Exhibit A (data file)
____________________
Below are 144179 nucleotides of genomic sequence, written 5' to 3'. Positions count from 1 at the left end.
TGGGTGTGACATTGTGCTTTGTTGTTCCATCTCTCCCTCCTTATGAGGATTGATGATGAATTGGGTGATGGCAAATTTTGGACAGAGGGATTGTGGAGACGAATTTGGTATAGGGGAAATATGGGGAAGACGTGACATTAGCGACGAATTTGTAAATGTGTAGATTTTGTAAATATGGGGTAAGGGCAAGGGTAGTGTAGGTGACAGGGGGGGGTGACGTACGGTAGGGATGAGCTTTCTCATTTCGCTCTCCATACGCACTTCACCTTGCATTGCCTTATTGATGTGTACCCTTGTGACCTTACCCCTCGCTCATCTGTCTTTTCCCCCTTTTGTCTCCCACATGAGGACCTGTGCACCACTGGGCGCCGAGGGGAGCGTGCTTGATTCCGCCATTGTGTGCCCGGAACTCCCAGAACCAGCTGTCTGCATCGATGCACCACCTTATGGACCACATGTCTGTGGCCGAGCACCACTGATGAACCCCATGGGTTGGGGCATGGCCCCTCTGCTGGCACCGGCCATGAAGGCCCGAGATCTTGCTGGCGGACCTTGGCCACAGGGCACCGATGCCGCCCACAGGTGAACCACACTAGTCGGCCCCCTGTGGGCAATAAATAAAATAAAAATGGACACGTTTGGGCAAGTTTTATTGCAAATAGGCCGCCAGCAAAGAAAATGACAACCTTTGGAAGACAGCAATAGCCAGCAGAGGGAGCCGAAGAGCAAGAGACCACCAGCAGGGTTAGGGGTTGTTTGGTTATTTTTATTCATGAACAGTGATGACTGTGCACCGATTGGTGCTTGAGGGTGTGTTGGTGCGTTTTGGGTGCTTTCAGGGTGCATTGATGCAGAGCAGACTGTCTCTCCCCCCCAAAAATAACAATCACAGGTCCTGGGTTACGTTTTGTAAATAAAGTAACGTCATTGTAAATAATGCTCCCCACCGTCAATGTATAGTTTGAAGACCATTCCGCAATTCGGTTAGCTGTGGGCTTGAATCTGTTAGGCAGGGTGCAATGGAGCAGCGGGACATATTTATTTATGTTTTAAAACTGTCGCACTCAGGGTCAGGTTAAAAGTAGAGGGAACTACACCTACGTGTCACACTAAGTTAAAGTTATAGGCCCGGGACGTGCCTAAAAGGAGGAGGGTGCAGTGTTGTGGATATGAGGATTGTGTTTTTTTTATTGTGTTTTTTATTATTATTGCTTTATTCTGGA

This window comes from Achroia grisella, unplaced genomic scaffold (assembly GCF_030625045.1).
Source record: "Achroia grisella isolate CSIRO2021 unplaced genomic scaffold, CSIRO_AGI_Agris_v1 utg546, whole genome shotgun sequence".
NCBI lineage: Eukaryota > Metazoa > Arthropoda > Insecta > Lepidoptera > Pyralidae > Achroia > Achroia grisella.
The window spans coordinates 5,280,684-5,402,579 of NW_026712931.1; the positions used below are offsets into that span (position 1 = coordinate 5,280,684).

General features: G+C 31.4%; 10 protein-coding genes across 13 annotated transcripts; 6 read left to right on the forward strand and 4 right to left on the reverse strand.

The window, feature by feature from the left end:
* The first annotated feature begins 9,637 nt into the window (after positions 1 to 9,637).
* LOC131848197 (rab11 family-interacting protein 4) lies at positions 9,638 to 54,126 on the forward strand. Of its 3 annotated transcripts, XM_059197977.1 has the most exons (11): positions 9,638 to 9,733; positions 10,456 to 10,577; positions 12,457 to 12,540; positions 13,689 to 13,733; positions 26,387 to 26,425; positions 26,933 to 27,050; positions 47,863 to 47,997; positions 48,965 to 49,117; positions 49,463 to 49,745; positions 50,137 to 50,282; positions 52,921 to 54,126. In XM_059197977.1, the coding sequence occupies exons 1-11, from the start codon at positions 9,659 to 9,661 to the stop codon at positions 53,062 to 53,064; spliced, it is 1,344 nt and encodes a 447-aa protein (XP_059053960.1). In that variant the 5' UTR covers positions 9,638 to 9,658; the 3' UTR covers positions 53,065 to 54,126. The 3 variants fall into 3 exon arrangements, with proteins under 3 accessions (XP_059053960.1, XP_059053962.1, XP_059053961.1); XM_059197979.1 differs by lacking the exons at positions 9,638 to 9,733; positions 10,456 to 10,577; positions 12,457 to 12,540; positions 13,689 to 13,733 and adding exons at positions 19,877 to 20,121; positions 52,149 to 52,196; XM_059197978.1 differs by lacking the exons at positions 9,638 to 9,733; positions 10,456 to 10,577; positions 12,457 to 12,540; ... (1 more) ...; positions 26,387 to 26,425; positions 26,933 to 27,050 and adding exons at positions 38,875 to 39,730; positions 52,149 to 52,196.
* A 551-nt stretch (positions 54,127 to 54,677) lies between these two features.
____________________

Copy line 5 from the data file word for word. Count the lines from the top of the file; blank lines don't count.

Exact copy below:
NCBI lineage: Eukaryota > Metazoa > Arthropoda > Insecta > Lepidoptera > Pyralidae > Achroia > Achroia grisella.